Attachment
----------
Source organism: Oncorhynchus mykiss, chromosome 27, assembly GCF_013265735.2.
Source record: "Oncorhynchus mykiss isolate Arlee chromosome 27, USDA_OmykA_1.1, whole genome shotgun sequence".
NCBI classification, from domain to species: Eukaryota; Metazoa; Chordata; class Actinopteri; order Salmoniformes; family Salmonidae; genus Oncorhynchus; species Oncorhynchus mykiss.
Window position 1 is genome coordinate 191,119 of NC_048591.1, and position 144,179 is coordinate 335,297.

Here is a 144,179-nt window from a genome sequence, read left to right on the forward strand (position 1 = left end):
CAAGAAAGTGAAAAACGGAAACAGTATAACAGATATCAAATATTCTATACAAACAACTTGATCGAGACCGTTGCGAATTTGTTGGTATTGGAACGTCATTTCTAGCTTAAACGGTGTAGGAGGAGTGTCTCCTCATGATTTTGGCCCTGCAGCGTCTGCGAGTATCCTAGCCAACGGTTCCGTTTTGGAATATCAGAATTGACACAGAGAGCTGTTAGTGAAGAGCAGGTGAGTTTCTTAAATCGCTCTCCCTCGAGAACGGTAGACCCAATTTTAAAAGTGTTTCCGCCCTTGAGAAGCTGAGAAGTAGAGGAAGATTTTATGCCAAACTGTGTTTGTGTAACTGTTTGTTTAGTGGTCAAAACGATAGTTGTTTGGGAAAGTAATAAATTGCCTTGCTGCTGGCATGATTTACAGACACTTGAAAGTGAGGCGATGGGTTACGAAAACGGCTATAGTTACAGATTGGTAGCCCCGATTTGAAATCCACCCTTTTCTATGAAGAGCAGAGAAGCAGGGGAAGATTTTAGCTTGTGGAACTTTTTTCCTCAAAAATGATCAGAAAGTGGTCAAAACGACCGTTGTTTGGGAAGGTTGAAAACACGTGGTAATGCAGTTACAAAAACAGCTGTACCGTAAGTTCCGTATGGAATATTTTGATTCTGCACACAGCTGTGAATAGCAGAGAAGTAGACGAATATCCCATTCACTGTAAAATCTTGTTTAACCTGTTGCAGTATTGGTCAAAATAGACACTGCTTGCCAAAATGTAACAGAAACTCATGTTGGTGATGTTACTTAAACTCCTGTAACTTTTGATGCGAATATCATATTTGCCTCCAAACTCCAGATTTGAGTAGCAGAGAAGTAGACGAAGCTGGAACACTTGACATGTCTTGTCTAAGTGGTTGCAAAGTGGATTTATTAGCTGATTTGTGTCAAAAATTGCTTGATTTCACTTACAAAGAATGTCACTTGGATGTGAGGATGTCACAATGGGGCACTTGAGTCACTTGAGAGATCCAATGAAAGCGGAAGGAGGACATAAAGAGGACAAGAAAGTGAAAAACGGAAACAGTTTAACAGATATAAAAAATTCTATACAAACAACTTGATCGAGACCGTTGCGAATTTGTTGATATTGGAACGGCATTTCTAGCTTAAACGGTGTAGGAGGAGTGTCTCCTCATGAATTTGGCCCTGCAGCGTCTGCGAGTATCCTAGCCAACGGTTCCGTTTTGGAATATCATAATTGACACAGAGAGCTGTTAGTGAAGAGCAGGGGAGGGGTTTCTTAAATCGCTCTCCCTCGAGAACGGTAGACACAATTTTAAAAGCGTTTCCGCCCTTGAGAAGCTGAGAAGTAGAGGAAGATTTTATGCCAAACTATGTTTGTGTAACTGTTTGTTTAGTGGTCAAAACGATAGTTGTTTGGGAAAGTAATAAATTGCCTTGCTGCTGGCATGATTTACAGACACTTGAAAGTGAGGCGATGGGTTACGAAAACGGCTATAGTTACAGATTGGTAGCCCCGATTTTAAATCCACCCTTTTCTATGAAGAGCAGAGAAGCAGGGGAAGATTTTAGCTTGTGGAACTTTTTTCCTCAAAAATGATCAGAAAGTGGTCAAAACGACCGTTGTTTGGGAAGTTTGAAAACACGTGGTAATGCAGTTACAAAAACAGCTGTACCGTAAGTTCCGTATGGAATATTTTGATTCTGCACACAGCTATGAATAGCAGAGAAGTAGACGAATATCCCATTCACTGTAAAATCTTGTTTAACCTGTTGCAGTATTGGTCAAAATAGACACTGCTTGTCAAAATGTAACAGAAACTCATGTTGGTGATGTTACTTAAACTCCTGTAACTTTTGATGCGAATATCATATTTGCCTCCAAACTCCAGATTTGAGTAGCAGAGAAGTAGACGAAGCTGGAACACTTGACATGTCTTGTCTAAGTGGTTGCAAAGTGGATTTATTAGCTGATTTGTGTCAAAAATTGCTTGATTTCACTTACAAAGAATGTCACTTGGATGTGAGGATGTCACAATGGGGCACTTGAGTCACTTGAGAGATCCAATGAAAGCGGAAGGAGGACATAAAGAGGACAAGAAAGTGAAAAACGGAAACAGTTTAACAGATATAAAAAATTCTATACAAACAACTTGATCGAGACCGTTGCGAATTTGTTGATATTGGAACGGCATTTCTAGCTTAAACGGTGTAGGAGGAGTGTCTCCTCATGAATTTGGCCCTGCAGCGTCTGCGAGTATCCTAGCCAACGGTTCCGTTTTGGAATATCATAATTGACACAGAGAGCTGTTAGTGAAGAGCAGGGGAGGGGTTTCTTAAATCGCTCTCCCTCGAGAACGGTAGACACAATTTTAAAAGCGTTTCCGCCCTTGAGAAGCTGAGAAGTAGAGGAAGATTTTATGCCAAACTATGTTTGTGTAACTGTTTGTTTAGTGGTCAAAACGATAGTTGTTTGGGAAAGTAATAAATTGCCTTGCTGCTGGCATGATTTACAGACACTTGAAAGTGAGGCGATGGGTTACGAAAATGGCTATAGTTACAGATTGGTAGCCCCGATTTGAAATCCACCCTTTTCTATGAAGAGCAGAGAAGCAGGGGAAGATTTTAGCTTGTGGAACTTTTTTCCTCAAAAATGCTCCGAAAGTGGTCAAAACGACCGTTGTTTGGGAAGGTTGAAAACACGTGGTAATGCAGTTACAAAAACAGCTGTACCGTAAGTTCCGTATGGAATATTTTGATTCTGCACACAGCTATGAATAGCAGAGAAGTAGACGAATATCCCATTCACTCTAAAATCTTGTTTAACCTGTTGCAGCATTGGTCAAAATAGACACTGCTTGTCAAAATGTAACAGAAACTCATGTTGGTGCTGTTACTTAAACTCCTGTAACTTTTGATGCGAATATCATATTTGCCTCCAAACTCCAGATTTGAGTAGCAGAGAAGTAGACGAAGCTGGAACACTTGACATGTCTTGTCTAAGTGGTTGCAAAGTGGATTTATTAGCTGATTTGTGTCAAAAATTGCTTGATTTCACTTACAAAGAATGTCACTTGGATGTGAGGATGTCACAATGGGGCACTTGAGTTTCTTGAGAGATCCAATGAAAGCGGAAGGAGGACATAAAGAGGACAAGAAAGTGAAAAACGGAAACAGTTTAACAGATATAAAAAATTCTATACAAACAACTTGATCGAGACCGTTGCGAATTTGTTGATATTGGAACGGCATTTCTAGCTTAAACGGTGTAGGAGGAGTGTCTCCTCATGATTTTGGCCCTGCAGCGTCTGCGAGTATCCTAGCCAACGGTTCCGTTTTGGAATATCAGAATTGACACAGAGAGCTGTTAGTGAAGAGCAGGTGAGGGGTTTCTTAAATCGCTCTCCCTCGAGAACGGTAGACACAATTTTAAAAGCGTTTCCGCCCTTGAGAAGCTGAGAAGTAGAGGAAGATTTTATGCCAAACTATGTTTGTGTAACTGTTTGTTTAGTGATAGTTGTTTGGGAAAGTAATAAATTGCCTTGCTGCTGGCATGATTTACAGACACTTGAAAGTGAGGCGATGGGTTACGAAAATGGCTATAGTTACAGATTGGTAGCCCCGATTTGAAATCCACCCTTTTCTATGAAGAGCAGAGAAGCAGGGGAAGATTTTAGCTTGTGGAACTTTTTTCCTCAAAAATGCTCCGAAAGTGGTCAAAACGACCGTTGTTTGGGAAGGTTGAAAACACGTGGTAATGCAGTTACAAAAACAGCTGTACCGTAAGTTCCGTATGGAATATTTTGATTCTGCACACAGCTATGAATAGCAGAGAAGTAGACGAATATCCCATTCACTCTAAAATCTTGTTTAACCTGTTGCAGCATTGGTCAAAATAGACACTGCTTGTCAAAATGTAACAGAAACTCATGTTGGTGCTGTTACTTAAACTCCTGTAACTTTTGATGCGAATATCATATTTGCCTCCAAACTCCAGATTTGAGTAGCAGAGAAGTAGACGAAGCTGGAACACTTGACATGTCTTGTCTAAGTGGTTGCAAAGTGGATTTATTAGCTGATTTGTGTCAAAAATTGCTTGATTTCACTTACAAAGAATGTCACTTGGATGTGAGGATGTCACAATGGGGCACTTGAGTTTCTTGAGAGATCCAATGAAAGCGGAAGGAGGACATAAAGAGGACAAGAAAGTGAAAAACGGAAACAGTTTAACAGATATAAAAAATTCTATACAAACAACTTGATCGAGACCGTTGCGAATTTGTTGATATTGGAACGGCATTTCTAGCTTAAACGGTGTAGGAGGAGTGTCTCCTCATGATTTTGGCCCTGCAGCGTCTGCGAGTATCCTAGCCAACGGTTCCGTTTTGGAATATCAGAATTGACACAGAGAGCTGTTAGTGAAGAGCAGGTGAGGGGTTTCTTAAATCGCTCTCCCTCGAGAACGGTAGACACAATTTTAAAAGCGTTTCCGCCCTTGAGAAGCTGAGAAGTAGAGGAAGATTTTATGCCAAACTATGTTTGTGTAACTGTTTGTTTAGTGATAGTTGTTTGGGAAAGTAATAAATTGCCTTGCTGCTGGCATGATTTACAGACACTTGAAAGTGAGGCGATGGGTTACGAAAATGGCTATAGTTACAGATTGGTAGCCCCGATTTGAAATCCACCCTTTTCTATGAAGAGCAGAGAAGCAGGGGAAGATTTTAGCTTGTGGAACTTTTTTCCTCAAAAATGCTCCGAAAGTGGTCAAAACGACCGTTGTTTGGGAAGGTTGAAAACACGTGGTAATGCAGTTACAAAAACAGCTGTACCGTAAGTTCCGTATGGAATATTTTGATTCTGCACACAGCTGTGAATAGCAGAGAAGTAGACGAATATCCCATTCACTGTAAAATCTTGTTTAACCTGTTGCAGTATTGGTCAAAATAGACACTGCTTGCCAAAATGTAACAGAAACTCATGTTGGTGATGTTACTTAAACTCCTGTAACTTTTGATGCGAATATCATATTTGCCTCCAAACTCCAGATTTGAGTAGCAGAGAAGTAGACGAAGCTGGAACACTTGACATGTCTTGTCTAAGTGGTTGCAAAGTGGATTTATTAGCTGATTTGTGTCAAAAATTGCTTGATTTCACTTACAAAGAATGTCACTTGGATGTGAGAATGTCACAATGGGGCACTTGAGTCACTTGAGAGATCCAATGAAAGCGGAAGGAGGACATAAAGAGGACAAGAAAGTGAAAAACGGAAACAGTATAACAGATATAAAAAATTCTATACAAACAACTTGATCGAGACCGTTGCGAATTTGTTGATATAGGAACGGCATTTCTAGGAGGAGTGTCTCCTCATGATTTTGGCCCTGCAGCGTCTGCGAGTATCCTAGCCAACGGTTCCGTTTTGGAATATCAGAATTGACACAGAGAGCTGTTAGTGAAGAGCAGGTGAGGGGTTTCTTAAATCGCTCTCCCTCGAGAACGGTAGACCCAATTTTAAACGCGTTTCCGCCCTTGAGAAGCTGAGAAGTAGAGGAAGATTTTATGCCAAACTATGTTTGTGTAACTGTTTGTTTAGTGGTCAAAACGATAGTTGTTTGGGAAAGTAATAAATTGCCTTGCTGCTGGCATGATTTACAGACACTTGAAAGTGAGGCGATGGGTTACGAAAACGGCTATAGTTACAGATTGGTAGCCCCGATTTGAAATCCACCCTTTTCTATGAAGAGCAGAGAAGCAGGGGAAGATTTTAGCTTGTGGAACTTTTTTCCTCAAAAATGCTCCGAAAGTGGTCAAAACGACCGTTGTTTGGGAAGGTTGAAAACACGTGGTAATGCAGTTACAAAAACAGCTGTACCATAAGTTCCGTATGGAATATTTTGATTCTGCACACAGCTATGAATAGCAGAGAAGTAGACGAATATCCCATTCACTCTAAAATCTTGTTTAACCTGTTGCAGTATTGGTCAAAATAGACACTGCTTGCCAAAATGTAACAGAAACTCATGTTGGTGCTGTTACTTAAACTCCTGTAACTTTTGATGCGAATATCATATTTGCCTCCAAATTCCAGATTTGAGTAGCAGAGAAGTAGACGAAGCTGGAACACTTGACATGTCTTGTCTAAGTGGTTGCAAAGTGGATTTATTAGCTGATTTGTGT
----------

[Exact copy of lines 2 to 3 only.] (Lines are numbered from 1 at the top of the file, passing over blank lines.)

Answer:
Source record: "Oncorhynchus mykiss isolate Arlee chromosome 27, USDA_OmykA_1.1, whole genome shotgun sequence".
NCBI classification, from domain to species: Eukaryota; Metazoa; Chordata; class Actinopteri; order Salmoniformes; family Salmonidae; genus Oncorhynchus; species Oncorhynchus mykiss.